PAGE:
Demographics[edit] Racial and Ethnic Composition in Uruguay (2011 census)[90] Race/Color White   87.7% Black   4.6% Indigenous   2.4% Other/none   5.1% Asian   0.2% Further information: Uruguayan people, Demographics of Uruguay, Spanish Uruguayan, and Italian Uruguayan Uruguayans are of predominantly European origin, with over 87.7% of the population claiming European descent in the 2011 census.[90] Most Uruguayans of European ancestry are descendants of 19th and 20th century immigrants from Spain and Italy (about one-quarter of the population is of Italian origin),[21] and to a lesser degree France, Germany and Britain.[19] Earlier settlers had migrated from Argentina.[19] People of African descent make up an even smaller proportion of the total.[19] From 1963 to 1985, an estimated 320,000 Uruguayans emigrated.[91] The most popular destinations for Uruguayan emigrants are Argentina, followed by the United States, Australia, Canada, Spain, Italy and France.[91] In 2009, for the first time in 44 years, the country saw an overall positive influx when comparing immigration to emigration. 3,825 residence permits were awarded in 2009, compared with 1,216 in 2005.[92] 50% of new legal residents come from Argentina and Brazil. A migration law passed in 2008 gives immigrants the same rights and opportunities that nationals have, with the requisite of proving a monthly income of $650.[92] Uruguay's rate of population growth is much lower than in other Latin American countries.[19] Its median age is higher than the global average[21] due to its low birth rate, high life expectancy, and relatively high rate of emigration among younger people. A quarter of the population is less than 15 years old and about a sixth are aged 60 and older.[19] Metropolitan Montevideo is the only large city, with around 1.9 million inhabitants, or more than half the country's total population. The rest of the urban population lives in about 30 towns.[21] A 2017 IADB report on labor conditions for Latin American nations, ranked Uruguay as the region's leader overall and in all but one subindexes, including gender, age, income, formality and labor participation.[93] Largest cities[edit]   v t e Largest cities or towns in Uruguay http://www.citypopulation.de/Uruguay.html Rank Name Department Pop. Rank Name Department Pop. Montevideo Salto 1 Montevideo Montevideo 1,304,687 11 Artigas Artigas 40,657 Ciudad de la Costa Paysandú 2 Salto Salto 104,011 12 Minas Lavalleja 38,446 3 Ciudad de la Costa Canelones 95,176 13 San José de Mayo San José 36,743 4 Paysandú Paysandú 76,412 14 Durazno Durazno 34,368 5 Las Piedras Canelones 71,258 15 Florida Florida 33,639 6 Rivera Rivera 64,465 16 Barros Blancos Canelones 31,650 7 Maldonado Maldonado 62,590 17 Ciudad del Plata San José 31,145 8 Tacuarembó Tacuarembó 54,755 18 San Carlos Maldonado 27,471 9 Melo Cerro Largo 51,830 19 Colonia del Sacramento Colonia 26,231 10 Mercedes Soriano 41,974 20 Pando Canelones 25,947 Health[edit] Health statistics:[94] Fertility rate – 140th most fertile, at 1.89 per woman Birth rate – 157th most births, at 13.91 per 1000 people Infant mortality – 128th most deaths, at 1 per 1000 live births Death rate – 84th death rate at 9.16 per 1000 people Life expectancy – 47th at 76.4 years Suicide rate – 24th suicide rate per 100,000 (15.1 for males and 6.4 for females) HIV/AIDS rate – 108th at 0.30% Religion[edit] Main article: Religion in Uruguay Religion in Uruguay (2010)[95][96] Religion Percent Christianity   57.9% Folk religion   0.8% Judaism   0.3% Other religions   0.3% Unaffiliated   40.7% The Church of Saint Charles Borromeo in San Carlos is one of the oldest churches in Uruguay. Uruguay has no official religion; church and state are officially separated,[21] and religious freedom is guaranteed. A 2008 survey by the INE of Uruguay showed Catholicism as the main religion, with 45.7% of the population; 9.0% are non-Catholic Christians, 0.6% are Animists or Umbandists (an Afro-Brazilian religion), and 0.4% Jewish. 30.1% reported believing in a god, but not belonging to any religion, while 14% were atheist or agnostic.[97] Among the sizeable Armenian community in Montevideo, the dominant religion is Christianity, specifically Armenian Apostolic.[98] Political observers consider Uruguay the most secular country in the Americas.[99] Uruguay's secularization began with the relatively minor role of the church in the colonial era, compared with other parts of the Spanish Empire. The small numbers of Uruguay's indigenous peoples and their fierce resistance to proselytism reduced the influence of the ecclesiastical authorities.[100] After independence, anti-clerical ideas spread to Uruguay, particularly from France, further eroding the influence of the church.[101] In 1837 civil marriage was recognized, and in 1861 the state took over the running of public cemeteries. In 1907 divorce was legalized and, in 1909 all religious instruction was banned from state schools.[100] Under the influence of the innovative Colorado reformer José Batlle y Ordóñez (1903–1911), complete separation of church and state was introduced with the new constitution of 1917.[100] Uruguay's capital has 12 synagogues, and a community of 20,000 Jews by 2011. With a peak of 50,000 during the mid-1960s, Uruguay has the world’s highest rate of aliyah as a percentage of the Jewish population.[102] Language[edit] Main article: Rioplatense Spanish Uruguayan Spanish has some modifications due to the considerable number of Italian immigrants. Immigrants used to speak a mixture of Spanish and Italian known as 'cocoliche' and some of the words are still commonly used by the population. As is the case with neighboring Argentina, Uruguay employs both voseo and yeísmo (with [ʃ] or [ʒ]). English is common in the business world and its study has risen significantly in recent years, especially among the young. Uruguayan Portuguese is spoken as native language by 15% of the Uruguayan population in northern regions near the Brazilian border [103] making the second most spoken language of the country. Other languages include a mixture of Spanish and Portuguese called Portuñol, spoken in the Brazilian border.[104][105] As few native people exist in the population, no indigenous languages are thought to remain in Uruguay.[106] Also spoken dialect was the Patois, which was a mixture of French and Italian. The dialect was spoken mainly in the Colonia Department, where the first pilgrims settled, in the city called La Paz (Colonia). Today it is considered a dead tongue, although some elders at the mentioned location still practice it. There are still written tracts of the language in the Waldensians Library (Biblioteca Valdense) in the town of Colonia Valdense, Colonia Department. Patois speakers arrived to Uruguay from the Piedmont. Originally were Vaudois which become Waldensians giving their name to the city Colonia Valdense which translated from the Spanish means Waldensians Colony.[107]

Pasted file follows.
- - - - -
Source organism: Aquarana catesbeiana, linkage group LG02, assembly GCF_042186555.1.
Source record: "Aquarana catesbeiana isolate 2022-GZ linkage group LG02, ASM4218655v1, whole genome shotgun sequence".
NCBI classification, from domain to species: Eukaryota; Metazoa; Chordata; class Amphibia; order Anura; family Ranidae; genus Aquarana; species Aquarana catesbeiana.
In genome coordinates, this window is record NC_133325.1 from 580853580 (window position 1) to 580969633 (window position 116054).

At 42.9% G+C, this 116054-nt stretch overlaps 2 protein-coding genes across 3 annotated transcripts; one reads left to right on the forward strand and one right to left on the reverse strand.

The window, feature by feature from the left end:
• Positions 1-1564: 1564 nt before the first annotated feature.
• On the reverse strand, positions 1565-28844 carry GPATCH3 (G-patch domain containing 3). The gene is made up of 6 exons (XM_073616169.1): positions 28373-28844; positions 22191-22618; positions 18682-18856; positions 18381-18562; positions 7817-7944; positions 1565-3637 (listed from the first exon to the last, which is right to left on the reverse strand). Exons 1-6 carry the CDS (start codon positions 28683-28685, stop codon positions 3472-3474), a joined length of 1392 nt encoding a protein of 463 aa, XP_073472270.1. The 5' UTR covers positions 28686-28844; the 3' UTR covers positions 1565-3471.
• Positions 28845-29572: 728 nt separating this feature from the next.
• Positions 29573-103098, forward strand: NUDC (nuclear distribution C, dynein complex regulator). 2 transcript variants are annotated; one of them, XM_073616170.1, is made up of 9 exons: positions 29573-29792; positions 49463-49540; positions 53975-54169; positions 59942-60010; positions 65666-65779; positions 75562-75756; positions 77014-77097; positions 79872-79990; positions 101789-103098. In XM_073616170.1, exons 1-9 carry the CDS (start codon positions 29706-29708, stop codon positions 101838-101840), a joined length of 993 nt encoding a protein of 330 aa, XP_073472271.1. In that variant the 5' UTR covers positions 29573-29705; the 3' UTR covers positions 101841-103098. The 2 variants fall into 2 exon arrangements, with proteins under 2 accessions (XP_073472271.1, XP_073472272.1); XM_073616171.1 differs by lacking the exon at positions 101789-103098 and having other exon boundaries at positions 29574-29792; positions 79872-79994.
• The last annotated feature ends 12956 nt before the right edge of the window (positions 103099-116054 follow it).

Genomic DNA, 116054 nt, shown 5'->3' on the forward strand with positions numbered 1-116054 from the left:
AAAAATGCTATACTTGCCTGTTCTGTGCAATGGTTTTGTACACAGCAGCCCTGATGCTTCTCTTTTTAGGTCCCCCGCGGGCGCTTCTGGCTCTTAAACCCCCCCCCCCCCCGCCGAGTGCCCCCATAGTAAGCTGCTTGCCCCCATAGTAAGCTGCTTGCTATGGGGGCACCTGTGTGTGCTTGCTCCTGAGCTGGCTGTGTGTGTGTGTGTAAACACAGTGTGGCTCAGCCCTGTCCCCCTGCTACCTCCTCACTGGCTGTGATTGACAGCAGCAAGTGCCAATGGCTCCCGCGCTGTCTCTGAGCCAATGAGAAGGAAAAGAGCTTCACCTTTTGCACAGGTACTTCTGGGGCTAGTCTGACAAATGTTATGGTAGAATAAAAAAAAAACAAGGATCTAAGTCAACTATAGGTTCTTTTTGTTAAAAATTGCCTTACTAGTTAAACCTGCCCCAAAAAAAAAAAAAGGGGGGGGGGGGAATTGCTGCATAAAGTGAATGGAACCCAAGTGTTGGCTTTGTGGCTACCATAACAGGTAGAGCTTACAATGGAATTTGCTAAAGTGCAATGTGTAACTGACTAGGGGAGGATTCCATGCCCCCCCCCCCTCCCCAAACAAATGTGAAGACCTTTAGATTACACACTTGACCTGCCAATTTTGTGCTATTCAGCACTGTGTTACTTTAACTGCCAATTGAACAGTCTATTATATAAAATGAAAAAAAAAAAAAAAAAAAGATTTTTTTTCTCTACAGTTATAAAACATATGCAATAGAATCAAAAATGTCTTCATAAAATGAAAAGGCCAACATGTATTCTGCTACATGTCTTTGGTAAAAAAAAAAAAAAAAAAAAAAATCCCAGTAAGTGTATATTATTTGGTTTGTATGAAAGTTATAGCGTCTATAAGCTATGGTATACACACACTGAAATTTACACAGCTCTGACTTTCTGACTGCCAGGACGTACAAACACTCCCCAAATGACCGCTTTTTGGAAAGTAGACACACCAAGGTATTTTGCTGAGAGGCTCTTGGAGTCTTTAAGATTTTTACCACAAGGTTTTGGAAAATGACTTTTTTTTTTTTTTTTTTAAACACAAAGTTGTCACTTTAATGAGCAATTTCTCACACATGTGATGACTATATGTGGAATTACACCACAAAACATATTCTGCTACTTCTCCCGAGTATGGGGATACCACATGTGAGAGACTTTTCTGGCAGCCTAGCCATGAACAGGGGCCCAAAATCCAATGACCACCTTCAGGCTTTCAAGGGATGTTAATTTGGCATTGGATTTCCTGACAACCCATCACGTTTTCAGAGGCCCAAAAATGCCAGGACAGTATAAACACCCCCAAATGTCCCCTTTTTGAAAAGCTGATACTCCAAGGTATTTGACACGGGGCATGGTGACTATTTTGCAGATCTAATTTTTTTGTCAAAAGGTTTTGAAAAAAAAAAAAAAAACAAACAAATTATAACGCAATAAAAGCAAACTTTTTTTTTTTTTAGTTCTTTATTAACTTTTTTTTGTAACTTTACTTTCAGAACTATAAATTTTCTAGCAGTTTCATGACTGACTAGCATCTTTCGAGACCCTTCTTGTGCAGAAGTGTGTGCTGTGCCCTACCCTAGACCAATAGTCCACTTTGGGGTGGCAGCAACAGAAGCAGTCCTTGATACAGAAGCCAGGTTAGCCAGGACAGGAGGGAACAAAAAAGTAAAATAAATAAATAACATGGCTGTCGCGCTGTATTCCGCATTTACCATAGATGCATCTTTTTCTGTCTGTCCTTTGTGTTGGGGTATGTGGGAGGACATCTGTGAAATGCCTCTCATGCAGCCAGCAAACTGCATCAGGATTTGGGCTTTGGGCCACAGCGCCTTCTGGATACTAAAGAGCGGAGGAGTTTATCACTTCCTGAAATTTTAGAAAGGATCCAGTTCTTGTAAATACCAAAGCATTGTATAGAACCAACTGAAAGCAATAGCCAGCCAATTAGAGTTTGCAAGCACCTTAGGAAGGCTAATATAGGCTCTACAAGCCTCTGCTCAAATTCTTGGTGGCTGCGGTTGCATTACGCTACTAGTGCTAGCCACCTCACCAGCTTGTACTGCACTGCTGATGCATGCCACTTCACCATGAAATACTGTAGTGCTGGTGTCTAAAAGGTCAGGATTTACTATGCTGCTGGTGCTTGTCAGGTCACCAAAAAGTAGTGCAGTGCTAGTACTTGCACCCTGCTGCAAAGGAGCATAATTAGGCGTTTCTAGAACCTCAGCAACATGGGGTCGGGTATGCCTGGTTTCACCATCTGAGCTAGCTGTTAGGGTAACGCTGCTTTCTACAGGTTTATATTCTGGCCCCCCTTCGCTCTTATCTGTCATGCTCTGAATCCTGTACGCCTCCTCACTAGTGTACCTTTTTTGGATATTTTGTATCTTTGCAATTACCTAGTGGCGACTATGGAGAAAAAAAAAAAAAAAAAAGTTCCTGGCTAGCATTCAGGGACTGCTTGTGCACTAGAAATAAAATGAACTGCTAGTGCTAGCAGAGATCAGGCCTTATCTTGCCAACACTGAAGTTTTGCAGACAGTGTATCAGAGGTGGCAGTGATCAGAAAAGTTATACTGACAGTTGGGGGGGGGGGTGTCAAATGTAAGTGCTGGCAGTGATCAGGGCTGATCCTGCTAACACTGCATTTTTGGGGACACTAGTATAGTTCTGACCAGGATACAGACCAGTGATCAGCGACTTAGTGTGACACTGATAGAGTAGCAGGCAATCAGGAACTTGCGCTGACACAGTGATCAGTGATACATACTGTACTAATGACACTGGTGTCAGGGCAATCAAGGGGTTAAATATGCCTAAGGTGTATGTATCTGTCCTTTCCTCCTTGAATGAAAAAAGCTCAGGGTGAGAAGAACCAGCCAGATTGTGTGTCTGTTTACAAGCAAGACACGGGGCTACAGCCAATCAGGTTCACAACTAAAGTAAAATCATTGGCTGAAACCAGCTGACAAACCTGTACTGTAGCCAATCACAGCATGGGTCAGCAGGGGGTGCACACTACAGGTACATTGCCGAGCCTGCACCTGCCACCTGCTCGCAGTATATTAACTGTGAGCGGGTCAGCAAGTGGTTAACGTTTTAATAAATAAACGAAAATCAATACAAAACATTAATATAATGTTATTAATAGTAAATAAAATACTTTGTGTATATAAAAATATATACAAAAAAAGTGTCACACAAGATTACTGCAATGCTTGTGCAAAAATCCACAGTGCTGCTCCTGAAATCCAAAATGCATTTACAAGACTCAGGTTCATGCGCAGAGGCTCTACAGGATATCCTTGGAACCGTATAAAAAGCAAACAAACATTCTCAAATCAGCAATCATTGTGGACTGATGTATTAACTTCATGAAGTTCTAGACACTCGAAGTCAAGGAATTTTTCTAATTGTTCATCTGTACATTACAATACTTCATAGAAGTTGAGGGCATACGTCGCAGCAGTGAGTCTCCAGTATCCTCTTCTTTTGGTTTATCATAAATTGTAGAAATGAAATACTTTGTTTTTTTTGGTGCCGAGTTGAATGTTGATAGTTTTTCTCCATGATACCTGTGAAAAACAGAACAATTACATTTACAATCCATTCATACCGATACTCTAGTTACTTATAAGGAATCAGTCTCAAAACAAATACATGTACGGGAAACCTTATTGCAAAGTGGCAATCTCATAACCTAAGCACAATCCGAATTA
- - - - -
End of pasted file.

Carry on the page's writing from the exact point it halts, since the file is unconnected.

Education[edit] Main article: Education in Uruguay Faculty of medicine of the University of the Republic, founded in 1849 Education in Uruguay is secular, free,[108] and compulsory for 14 years, starting at the age of 4.[109] The system is divided into six levels of education: early childhood (3–5 years); primary (6–11 years); basic secondary (12–14 years); upper secondary (15–17 years); higher education (18 and up); and post-graduate education.[109] Public education is the primary responsibility of three institutions: the Ministry of Education and Culture, which coordinates education policies, the National Public Education Administration, which formulates and implements policies on early to secondary education, and the University of the Republic, responsible for higher education.[109] In 2009, the government planned to invest 4.5% of GDP in education.[108] Uruguay ranks high on standardised tests such as PISA at a regional level, but compares unfavourably to the OECD average, and is also below some countries with similar levels of income.[108] In the 2006 PISA test, Uruguay had one of the greatest standard deviations among schools, suggesting significant variability by socio-economic level.[108] Uruguay is part of the One Laptop per Child project, and in 2009 became the first country in the world to provide a laptop for every primary school student,[110] as part of the Plan Ceibal.[111] Over the 2007–2009 period, 362,000 pupils and 18,000 teachers were involved in the scheme; around 70% of the laptops were given to children who did not have computers at home.[111] The OLPC programme represents less than 5% of the country's education budget.[111]